Goal Setting for Students

A goal without a plan is only a wish.


This is great wisdom and is often forgotten by people of all ages, but it can be particularly problematic for students. While most don’t want to be told what to do by you, mom, or dad, there are sneaky ways to catch their attention, set an example, and have intentional conversations around this so they’ll latch on to the framework.

How Student Goal Setting Differs from Adults

In my goal setting, which I learned from Michael Hyatt, I’ve learned to set only 8 to 12 goals per calendar year. One of the early realizations I had when adopting Hyatt’s system was I hadn’t done a great job of recognizing the difference between a goal and a task. I was overwhelmed and defeated from the beginning by setting too many goals.

My goals are aligned with my vision of the future I want to design for myself. Goals are steps to achieve the vision. Some tasks might push toward the goals, but many must be completed weekly. Once the difference is recognized, setting only 8 to 12 feels more manageable.

This framework is excellent for adult goal setting but doesn’t always work for two reasons.

Your student’s brain is not fully developed yet and cannot wholly embrace future and critical thinking. According to the American Academy of Child & Adolescent Psychiatry, “the frontal cortex, the area of the brain that controls reasoning and helps us think before we act, develops later. This part of the brain is still changing and maturing well into adulthood”. Teens cannot think too far into the future.

Additionally, your kiddo’s annual calendar differs significantly from the adult calendar. First, their “year” starts around August with the new school year, not in January. AND it likely has five periods, not four quarters. Most traditional school year calendars have four quarters and summer. If your school doesn’t, then adapt my thinking to what your student’s year looks like.

With these two considerations, my suggestion for student goal setting is smaller chunks, setting 8 to 12 goals for five periods, not the traditional four quarters as adults do.

The Student Goal Framework

Really, this does not differ from adults. In my paper planner, yes, I still believe in paper and writing things out (check out why!), I write out each goal in the SMARTER framework:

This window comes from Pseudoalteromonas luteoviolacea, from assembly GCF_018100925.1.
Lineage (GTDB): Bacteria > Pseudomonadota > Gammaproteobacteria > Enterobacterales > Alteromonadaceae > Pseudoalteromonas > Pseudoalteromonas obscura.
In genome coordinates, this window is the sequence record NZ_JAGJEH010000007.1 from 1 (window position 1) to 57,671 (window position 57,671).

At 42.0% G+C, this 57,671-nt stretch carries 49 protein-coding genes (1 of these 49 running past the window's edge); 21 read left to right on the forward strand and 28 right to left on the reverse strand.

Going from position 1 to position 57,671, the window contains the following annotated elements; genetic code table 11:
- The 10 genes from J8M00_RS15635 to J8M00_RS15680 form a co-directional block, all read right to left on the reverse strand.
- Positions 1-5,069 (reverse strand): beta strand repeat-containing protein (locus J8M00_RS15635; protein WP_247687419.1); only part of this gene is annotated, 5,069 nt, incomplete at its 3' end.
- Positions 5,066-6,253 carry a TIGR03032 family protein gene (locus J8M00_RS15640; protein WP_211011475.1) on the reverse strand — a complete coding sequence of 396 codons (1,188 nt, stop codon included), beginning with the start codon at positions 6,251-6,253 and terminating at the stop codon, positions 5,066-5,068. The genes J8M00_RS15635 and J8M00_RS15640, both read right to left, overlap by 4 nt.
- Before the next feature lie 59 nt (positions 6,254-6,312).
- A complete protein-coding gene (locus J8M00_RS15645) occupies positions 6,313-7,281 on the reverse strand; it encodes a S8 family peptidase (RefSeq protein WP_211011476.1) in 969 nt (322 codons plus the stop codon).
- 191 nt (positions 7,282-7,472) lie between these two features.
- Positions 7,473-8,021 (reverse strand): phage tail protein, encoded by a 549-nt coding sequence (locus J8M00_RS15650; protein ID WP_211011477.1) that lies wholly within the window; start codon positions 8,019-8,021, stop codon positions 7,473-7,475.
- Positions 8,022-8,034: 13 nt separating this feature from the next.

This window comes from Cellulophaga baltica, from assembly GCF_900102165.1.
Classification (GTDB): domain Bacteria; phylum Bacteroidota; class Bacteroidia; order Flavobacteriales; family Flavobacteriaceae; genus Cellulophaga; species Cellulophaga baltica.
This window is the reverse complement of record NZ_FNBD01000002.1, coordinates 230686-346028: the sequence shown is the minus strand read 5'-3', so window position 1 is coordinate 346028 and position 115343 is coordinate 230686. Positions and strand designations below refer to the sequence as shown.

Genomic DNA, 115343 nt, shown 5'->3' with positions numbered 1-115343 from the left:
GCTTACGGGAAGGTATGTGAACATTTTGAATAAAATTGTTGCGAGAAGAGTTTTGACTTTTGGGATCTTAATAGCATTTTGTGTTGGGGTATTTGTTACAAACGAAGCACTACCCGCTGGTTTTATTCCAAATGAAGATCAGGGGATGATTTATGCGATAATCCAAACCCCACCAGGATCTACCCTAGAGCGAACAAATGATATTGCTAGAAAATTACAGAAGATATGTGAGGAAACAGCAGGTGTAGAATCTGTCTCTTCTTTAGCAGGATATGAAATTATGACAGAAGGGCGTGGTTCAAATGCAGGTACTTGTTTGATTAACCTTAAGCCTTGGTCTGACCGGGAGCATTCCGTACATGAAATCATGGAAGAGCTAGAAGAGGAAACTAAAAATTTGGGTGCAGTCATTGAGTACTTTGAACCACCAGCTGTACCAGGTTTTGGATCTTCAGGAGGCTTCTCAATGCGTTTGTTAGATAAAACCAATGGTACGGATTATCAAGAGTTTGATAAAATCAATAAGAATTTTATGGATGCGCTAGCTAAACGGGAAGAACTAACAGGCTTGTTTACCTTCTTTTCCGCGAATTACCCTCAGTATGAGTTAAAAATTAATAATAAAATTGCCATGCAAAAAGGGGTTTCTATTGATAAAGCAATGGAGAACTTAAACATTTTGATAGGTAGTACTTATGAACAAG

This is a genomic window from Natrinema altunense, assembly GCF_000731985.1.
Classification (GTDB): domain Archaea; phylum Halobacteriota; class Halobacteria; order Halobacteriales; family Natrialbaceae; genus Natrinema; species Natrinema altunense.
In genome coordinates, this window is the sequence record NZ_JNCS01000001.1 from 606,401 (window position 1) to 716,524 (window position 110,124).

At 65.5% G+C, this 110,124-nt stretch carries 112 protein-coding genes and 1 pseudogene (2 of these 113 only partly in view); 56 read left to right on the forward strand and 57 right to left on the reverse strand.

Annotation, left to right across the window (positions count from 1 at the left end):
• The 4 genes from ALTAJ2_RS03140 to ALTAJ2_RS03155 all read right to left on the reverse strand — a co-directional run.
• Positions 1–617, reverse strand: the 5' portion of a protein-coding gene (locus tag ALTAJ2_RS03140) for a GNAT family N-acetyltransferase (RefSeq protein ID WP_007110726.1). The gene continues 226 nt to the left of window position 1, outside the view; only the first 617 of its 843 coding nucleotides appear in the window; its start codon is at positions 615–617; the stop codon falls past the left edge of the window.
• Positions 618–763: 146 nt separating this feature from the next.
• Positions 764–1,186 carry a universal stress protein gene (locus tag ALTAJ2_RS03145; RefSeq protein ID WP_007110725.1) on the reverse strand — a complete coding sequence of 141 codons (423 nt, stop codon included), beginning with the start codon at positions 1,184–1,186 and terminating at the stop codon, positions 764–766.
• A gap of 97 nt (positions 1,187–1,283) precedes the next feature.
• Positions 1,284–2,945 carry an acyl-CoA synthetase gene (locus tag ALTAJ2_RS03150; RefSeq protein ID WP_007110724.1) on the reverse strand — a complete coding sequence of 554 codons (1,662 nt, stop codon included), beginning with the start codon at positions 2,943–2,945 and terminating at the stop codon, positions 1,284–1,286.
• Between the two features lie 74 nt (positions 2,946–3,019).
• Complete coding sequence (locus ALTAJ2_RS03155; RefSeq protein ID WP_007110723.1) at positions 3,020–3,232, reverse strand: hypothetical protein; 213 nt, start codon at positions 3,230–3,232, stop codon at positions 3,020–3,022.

• Specific
  • Measurable (how will you know you achieved it?)
  • Actionable (use a lot of verbs!)
  • Risky (push yourself!)
  • Timebound (have a sense of urgency and a deadline)
  • Exciting (connect with the goal to be inspired)
  • Relevant (does it connect with your vision and values?)

I use the Full Focus Planner by Hyatt, which I highly recommend. I’ve seen using the Full Focus Planner make a difference in my own life.

Student Goals

First, start with a vision that is not too distant. Spark a conversation with your teen or young adult around what the future looks like for them 1 to 3 years out. Ask many questions to guide them instead of directing or telling them what to do. If you have a thought you want to tell them, pause and reword it as a question…then wait for them to speak. If they get overwhelmed, table it and come back to it later.

The vision might be to attend a particular college after high school, get a college internship, achieve a specific GPA in school that might open doors, or get involved in a new hobby or extracurricular. Future visions have a lot of components, including school, vocation, hobbies, physical, financial, and relationships, to name a few.

Next, create a goal for one of the quarters that would be a step toward achieving the vision. I typically start with the nearest quarter and then work outward. At the end of each period, I reevaluate my achievements and what should come next. I often find myself revising based on what I learned. Because I’m writing these down, I’m thankful for my favorite Frixion erasable pens….I’ve actually become addicted and own them in every color as well as their highlighters – oh my!

Finally, I plan a celebration reward AND incremental small ways to celebrate the wins along the way to the final goal. This is crucial for student success, even more than for adults. Concentrate on celebrating the wins along the way. During our live Q&A sessions in my digital course, I asked my students a question about a habit related to the course. Opal hit it 100% – what did I do? I celebrated by gifting her an Amazon gift card. No one knew I had planned to do so, so they weren’t doing it for a reward. Opal is one impressive young lady who is on her way to executing her vision for her life.

What Comes Next

My final advice is to be intentional, create the time and space to achieve the goals, and design a course toward the vision. If you don’t design it with time in the week, you’ll drift and leave it to chance that you’ll get to your best-fit destination.

If a goal for your student is to figure out what comes after graduation, my digital course Launch Career Clarity for 16 to 25-year-olds is the best way to achieve that goal.